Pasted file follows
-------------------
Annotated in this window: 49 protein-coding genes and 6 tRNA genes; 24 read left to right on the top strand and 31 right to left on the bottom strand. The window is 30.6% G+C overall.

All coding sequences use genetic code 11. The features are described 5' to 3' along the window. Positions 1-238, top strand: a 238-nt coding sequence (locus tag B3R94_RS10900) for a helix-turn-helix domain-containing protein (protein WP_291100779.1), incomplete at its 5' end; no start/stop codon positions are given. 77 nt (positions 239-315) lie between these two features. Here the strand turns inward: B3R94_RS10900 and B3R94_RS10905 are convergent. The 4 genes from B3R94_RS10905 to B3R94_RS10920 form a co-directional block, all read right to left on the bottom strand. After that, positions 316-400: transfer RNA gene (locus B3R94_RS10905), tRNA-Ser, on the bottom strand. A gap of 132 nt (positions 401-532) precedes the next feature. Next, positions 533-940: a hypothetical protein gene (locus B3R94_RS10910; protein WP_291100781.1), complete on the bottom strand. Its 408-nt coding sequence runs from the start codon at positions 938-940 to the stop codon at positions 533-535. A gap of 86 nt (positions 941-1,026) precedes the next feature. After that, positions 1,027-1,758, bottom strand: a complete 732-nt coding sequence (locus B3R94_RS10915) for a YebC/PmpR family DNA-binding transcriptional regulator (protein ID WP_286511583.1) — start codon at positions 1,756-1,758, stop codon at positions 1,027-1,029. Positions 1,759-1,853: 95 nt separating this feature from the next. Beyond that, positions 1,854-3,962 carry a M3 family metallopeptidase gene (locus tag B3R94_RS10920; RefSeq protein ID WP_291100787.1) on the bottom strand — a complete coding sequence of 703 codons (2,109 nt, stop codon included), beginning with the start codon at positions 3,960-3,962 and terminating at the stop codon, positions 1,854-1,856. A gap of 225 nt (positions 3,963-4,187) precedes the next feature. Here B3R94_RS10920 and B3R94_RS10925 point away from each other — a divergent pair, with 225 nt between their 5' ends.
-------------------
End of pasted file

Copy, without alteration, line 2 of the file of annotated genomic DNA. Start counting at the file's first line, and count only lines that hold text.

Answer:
All coding sequences use genetic code 11. The features are described 5' to 3' along the window. Positions 1-238, top strand: a 238-nt coding sequence (locus tag B3R94_RS10900) for a helix-turn-helix domain-containing protein (protein WP_291100779.1), incomplete at its 5' end; no start/stop codon positions are given. 77 nt (positions 239-315) lie between these two features. Here the strand turns inward: B3R94_RS10900 and B3R94_RS10905 are convergent. The 4 genes from B3R94_RS10905 to B3R94_RS10920 form a co-directional block, all read right to left on the bottom strand. After that, positions 316-400: transfer RNA gene (locus B3R94_RS10905), tRNA-Ser, on the bottom strand. A gap of 132 nt (positions 401-532) precedes the next feature. Next, positions 533-940: a hypothetical protein gene (locus B3R94_RS10910; protein WP_291100781.1), complete on the bottom strand. Its 408-nt coding sequence runs from the start codon at positions 938-940 to the stop codon at positions 533-535. A gap of 86 nt (positions 941-1,026) precedes the next feature. After that, positions 1,027-1,758, bottom strand: a complete 732-nt coding sequence (locus B3R94_RS10915) for a YebC/PmpR family DNA-binding transcriptional regulator (protein ID WP_286511583.1) — start codon at positions 1,756-1,758, stop codon at positions 1,027-1,029. Positions 1,759-1,853: 95 nt separating this feature from the next. Beyond that, positions 1,854-3,962 carry a M3 family metallopeptidase gene (locus tag B3R94_RS10920; RefSeq protein ID WP_291100787.1) on the bottom strand — a complete coding sequence of 703 codons (2,109 nt, stop codon included), beginning with the start codon at positions 3,960-3,962 and terminating at the stop codon, positions 1,854-1,856. A gap of 225 nt (positions 3,963-4,187) precedes the next feature. Here B3R94_RS10920 and B3R94_RS10925 point away from each other — a divergent pair, with 225 nt between their 5' ends.